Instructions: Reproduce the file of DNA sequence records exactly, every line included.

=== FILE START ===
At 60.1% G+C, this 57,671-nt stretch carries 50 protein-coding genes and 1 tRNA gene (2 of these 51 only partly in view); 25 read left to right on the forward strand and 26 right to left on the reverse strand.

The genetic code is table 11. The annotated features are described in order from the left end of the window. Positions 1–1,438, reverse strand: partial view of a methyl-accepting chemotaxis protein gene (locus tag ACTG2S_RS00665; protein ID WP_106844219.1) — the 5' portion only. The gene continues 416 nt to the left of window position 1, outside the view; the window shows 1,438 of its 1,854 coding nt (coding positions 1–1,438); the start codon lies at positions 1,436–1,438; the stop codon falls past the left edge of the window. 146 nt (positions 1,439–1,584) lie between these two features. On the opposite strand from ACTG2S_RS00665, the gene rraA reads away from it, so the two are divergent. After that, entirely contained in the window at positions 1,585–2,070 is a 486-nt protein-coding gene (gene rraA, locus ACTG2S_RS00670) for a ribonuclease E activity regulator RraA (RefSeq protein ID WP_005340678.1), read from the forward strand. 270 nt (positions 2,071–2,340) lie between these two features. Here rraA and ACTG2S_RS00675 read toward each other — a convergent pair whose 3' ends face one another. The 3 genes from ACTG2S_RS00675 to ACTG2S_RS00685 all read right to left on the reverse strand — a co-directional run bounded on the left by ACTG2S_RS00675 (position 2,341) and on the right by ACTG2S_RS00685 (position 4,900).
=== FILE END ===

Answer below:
At 60.1% G+C, this 57,671-nt stretch carries 50 protein-coding genes and 1 tRNA gene (2 of these 51 only partly in view); 25 read left to right on the forward strand and 26 right to left on the reverse strand.

The genetic code is table 11. The annotated features are described in order from the left end of the window. Positions 1–1,438, reverse strand: partial view of a methyl-accepting chemotaxis protein gene (locus tag ACTG2S_RS00665; protein ID WP_106844219.1) — the 5' portion only. The gene continues 416 nt to the left of window position 1, outside the view; the window shows 1,438 of its 1,854 coding nt (coding positions 1–1,438); the start codon lies at positions 1,436–1,438; the stop codon falls past the left edge of the window. 146 nt (positions 1,439–1,584) lie between these two features. On the opposite strand from ACTG2S_RS00665, the gene rraA reads away from it, so the two are divergent. After that, entirely contained in the window at positions 1,585–2,070 is a 486-nt protein-coding gene (gene rraA, locus ACTG2S_RS00670) for a ribonuclease E activity regulator RraA (RefSeq protein ID WP_005340678.1), read from the forward strand. 270 nt (positions 2,071–2,340) lie between these two features. Here rraA and ACTG2S_RS00675 read toward each other — a convergent pair whose 3' ends face one another. The 3 genes from ACTG2S_RS00675 to ACTG2S_RS00685 all read right to left on the reverse strand — a co-directional run bounded on the left by ACTG2S_RS00675 (position 2,341) and on the right by ACTG2S_RS00685 (position 4,900).